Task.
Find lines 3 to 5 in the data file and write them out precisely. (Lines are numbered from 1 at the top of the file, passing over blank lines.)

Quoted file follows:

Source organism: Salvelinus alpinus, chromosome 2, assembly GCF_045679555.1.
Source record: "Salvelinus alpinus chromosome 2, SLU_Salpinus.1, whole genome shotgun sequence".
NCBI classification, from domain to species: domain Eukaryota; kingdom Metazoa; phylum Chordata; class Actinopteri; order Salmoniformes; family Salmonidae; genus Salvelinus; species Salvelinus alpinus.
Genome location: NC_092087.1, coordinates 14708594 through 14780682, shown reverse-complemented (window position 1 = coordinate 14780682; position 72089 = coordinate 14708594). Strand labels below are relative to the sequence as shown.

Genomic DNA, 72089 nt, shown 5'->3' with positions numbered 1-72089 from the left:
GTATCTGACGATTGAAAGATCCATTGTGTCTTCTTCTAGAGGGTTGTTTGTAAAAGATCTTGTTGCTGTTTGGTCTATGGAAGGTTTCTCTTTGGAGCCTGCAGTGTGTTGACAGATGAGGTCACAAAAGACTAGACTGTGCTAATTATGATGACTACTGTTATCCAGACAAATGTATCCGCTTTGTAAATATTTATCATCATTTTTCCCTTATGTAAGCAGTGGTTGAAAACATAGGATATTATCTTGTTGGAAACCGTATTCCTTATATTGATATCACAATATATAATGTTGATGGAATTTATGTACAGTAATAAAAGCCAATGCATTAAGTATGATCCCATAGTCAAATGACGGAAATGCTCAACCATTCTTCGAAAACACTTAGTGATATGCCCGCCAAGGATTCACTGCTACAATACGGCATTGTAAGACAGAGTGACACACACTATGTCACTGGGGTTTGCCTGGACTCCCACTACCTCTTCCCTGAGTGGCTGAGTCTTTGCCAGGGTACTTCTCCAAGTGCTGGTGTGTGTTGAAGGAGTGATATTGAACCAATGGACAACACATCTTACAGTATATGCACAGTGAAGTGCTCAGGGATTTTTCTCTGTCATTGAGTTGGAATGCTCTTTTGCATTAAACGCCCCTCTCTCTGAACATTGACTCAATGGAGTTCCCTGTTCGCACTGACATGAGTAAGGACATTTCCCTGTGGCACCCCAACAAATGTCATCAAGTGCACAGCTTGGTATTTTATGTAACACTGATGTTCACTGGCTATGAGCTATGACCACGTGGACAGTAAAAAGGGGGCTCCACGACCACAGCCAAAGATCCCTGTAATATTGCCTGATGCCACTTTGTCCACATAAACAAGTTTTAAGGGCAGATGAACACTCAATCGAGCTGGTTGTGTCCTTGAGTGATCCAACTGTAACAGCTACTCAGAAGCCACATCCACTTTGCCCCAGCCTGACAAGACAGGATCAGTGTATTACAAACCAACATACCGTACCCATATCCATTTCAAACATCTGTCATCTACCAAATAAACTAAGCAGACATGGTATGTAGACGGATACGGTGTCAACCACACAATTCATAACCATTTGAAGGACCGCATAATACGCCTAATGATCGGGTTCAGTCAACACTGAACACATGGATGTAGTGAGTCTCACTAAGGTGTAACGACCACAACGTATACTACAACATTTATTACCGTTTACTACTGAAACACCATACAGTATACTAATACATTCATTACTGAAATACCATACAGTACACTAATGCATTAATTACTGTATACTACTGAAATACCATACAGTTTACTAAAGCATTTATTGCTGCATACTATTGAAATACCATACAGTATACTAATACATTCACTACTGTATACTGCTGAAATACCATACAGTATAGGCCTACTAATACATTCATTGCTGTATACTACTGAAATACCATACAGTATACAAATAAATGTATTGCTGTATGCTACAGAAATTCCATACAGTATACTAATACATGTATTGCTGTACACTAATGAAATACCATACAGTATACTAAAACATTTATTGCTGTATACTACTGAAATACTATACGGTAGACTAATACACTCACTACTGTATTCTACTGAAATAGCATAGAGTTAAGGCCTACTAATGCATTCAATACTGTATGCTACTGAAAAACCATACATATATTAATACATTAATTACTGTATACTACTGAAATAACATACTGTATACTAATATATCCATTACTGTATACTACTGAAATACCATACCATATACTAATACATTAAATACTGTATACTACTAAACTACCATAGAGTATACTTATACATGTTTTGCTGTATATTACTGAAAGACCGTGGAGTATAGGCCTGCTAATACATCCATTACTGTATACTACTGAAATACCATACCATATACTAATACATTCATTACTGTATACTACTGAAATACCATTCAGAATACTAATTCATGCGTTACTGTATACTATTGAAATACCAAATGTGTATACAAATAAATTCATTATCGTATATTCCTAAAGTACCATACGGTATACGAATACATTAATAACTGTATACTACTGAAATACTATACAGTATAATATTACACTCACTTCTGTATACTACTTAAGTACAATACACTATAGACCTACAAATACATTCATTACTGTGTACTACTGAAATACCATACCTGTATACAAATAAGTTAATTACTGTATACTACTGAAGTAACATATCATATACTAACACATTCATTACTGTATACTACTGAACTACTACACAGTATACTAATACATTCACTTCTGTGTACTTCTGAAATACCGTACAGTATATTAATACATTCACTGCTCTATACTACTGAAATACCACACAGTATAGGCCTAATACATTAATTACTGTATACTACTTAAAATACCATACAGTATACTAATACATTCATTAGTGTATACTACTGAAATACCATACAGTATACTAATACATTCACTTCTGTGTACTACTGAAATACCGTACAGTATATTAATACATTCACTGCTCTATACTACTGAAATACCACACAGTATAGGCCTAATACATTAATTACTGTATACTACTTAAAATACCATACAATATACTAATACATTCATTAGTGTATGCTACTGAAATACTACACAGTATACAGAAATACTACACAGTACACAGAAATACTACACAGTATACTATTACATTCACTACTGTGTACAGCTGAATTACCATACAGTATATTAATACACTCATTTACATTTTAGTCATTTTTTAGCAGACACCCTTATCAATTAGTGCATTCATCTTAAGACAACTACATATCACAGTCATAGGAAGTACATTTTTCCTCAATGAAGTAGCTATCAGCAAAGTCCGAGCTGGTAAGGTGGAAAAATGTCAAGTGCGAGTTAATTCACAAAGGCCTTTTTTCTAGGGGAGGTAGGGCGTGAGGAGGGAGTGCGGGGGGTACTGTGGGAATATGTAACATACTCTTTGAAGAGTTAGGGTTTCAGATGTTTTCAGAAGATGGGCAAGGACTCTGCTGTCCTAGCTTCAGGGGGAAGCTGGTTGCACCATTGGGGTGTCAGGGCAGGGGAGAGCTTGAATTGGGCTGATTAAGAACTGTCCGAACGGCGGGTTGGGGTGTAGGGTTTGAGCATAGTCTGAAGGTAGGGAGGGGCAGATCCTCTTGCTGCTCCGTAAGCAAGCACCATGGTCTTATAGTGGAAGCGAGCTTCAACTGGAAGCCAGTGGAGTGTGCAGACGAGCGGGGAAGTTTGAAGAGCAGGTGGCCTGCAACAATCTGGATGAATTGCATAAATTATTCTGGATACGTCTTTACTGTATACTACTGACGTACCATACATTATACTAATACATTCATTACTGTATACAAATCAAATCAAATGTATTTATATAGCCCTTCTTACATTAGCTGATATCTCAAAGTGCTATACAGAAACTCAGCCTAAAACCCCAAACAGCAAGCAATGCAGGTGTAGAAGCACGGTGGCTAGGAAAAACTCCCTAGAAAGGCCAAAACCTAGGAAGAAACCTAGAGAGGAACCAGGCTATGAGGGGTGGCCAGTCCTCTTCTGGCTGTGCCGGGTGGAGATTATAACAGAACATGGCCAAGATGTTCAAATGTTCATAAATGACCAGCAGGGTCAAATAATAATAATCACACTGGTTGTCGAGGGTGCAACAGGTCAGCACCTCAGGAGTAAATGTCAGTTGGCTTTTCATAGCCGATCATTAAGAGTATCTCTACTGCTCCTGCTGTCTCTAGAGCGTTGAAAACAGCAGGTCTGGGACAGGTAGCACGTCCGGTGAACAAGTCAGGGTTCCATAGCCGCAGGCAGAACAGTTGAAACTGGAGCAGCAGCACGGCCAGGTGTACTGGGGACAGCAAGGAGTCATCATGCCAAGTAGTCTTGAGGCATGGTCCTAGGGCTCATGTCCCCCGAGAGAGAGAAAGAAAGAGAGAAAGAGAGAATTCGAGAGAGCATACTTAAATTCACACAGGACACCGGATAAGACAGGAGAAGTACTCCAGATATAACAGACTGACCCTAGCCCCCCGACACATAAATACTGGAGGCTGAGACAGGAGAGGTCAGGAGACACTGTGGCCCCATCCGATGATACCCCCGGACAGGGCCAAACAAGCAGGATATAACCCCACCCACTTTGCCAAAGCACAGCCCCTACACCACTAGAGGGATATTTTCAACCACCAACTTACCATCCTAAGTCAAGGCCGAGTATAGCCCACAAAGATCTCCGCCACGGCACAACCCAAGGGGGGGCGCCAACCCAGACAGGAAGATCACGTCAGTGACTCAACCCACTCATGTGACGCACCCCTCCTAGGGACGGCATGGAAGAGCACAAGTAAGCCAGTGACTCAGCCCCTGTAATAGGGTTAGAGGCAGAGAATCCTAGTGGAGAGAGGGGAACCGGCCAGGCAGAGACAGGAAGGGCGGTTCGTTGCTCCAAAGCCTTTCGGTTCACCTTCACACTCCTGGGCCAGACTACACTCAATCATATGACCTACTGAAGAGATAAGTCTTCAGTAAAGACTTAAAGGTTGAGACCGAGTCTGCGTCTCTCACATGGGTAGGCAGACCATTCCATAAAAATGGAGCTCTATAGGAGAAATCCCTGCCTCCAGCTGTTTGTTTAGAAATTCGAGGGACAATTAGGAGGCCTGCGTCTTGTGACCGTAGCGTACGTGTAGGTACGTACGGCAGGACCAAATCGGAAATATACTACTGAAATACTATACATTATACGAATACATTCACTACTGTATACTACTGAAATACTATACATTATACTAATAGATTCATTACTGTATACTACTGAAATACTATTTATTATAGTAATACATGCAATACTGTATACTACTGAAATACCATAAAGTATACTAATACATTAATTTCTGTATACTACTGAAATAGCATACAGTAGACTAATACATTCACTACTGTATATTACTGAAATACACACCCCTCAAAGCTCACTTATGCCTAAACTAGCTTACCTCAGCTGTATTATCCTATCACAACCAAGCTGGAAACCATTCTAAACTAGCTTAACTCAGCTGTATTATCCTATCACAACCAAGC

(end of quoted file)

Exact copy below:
NCBI classification, from domain to species: domain Eukaryota; kingdom Metazoa; phylum Chordata; class Actinopteri; order Salmoniformes; family Salmonidae; genus Salvelinus; species Salvelinus alpinus.
Genome location: NC_092087.1, coordinates 14708594 through 14780682, shown reverse-complemented (window position 1 = coordinate 14780682; position 72089 = coordinate 14708594). Strand labels below are relative to the sequence as shown.

Genomic DNA, 72089 nt, shown 5'->3' with positions numbered 1-72089 from the left: